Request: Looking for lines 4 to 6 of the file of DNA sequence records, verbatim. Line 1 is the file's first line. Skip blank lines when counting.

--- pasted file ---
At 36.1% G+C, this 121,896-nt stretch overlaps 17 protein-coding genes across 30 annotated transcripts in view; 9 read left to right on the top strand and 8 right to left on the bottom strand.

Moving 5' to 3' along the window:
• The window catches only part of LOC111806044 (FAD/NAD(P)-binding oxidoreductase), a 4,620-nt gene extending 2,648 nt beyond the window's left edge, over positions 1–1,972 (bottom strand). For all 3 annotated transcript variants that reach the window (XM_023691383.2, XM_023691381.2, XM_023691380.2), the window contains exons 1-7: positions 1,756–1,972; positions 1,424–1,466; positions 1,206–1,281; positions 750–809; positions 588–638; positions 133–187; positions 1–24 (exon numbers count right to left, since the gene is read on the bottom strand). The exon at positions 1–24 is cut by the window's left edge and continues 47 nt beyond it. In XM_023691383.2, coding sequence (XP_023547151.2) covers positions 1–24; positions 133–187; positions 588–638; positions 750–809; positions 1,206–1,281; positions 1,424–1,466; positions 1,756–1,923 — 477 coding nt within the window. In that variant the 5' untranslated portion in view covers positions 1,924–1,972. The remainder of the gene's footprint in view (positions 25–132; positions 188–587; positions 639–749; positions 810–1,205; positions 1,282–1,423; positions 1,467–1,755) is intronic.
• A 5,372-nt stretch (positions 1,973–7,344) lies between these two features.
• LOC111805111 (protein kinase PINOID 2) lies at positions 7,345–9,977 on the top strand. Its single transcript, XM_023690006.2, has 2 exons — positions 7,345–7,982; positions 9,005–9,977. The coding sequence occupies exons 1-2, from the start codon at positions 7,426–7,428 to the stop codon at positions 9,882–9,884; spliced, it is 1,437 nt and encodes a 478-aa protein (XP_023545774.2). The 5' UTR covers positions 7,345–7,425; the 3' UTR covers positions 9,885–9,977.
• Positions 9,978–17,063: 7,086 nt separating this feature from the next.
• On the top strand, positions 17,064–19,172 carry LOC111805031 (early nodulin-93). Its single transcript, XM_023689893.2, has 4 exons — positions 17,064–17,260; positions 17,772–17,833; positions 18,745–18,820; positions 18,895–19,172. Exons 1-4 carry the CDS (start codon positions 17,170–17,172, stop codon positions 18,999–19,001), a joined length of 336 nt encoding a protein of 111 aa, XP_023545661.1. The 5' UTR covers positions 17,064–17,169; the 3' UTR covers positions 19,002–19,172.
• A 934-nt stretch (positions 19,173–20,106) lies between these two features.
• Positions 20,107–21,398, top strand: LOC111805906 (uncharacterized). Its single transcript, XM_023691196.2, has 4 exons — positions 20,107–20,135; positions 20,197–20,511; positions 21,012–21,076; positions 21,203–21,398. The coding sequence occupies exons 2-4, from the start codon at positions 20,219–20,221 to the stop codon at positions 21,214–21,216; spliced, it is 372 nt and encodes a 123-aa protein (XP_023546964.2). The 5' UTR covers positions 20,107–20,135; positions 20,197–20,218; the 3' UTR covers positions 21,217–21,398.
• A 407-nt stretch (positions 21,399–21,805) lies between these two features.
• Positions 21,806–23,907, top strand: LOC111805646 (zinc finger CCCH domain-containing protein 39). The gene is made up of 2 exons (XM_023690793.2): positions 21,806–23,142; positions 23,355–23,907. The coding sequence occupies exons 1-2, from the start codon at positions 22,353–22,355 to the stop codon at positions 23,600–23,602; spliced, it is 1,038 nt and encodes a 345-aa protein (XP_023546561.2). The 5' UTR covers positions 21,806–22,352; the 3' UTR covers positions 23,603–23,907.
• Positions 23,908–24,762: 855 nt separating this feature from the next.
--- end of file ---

• A 5,372-nt stretch (positions 1,973–7,344) lies between these two features.
• LOC111805111 (protein kinase PINOID 2) lies at positions 7,345–9,977 on the top strand. Its single transcript, XM_023690006.2, has 2 exons — positions 7,345–7,982; positions 9,005–9,977. The coding sequence occupies exons 1-2, from the start codon at positions 7,426–7,428 to the stop codon at positions 9,882–9,884; spliced, it is 1,437 nt and encodes a 478-aa protein (XP_023545774.2). The 5' UTR covers positions 7,345–7,425; the 3' UTR covers positions 9,885–9,977.
• Positions 9,978–17,063: 7,086 nt separating this feature from the next.